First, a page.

Photoactivation and inactivation of Arabidopsis cryptochrome 2

Wang, Q. et al. (2016) Photoactivation and inactivation of Arabidopsis cryptochrome 2. Science, 354(6310), pp. 343-347. (doi: 10.1126/science.aaf9030) (PMID:27846570) (PMCID:PMC6180212)

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Cryptochromes are blue-light receptors that regulate development and the circadian clock in plants and animals. We found that Arabidopsis cryptochrome 2 (CRY2) undergoes blue light–dependent homodimerization to become physiologically active. We identified BIC1 (blue-light inhibitor of cryptochromes 1) as an inhibitor of plant cryptochromes that binds to CRY2 to suppress the blue light–dependent dimerization, photobody formation, phosphorylation, degradation, and physiological activities of CRY2. We hypothesize that regulated dimerization governs homeostasis of the active cryptochromes in plants and other evolutionary lineages.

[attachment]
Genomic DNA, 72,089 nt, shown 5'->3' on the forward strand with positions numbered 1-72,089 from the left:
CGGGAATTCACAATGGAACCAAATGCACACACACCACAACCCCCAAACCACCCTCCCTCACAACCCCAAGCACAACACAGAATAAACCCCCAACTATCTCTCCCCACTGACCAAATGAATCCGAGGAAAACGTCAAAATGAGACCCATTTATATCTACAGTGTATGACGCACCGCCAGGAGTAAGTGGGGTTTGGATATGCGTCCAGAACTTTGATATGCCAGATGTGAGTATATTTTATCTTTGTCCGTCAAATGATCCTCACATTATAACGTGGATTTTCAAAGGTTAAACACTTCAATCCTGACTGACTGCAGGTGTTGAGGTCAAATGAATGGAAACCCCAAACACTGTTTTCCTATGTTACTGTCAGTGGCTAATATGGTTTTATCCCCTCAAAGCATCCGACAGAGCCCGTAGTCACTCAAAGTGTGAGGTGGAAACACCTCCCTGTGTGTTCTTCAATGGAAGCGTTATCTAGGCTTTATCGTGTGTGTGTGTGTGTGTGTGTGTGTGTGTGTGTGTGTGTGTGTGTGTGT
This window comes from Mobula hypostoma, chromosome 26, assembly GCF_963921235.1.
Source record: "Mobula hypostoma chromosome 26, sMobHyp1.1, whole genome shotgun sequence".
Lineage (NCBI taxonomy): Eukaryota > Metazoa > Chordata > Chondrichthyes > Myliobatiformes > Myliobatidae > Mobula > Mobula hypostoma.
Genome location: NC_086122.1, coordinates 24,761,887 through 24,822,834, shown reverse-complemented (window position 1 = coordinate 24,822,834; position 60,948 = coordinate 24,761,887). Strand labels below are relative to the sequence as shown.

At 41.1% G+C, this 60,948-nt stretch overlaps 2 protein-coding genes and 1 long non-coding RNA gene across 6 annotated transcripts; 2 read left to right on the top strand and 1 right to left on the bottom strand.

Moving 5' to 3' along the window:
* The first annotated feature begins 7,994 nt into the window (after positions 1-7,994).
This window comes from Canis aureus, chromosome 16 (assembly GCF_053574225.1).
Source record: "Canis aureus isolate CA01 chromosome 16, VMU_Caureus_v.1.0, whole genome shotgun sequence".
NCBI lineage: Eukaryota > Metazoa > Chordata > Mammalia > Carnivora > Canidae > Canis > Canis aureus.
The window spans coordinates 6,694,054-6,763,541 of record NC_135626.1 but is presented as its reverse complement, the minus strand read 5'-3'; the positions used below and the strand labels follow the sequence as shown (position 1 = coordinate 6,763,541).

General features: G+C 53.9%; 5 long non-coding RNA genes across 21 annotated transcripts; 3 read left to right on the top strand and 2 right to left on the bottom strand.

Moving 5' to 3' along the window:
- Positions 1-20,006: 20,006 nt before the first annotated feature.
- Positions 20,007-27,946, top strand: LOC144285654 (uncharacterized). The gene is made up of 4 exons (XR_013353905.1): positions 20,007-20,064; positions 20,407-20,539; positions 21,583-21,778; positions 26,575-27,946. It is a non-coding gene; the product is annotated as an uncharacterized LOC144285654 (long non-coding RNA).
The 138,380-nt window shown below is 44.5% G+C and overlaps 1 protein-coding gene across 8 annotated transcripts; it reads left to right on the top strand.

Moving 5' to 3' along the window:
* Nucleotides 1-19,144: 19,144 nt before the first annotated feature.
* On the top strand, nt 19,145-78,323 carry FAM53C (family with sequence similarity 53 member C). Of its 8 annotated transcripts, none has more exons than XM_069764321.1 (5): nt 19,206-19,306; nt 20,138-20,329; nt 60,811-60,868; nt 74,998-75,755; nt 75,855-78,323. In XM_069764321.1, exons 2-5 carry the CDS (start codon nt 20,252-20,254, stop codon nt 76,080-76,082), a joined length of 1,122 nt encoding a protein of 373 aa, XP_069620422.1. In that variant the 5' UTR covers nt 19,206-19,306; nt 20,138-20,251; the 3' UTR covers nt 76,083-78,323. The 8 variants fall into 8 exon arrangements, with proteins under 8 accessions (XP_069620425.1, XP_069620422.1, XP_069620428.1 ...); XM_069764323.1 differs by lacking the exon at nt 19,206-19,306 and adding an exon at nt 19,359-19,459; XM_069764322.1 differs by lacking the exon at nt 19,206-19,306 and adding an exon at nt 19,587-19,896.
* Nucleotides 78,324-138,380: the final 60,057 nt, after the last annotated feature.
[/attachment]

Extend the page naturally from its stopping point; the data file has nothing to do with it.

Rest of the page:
Item Type:Articles
Glasgow Author(s) Enlighten ID:Liu, Dr Wei
Authors: Wang, Q., Zuo, Z., Wang, X., Gu, L., Yoshizumi, T., Yang, Z., Yang, L., Liu, Q., Liu, W., Han, Y.-J., Kim, J.-I., Liu, B., Wohlschlegel, J. A., Matsui, M., Oka, Y., and Lin, C.
College/School:College of Medical Veterinary and Life Sciences > School of Molecular Biosciences
Journal Name:Science
Publisher:American Association for the Advancement of Science
ISSN (Online):1095-9203

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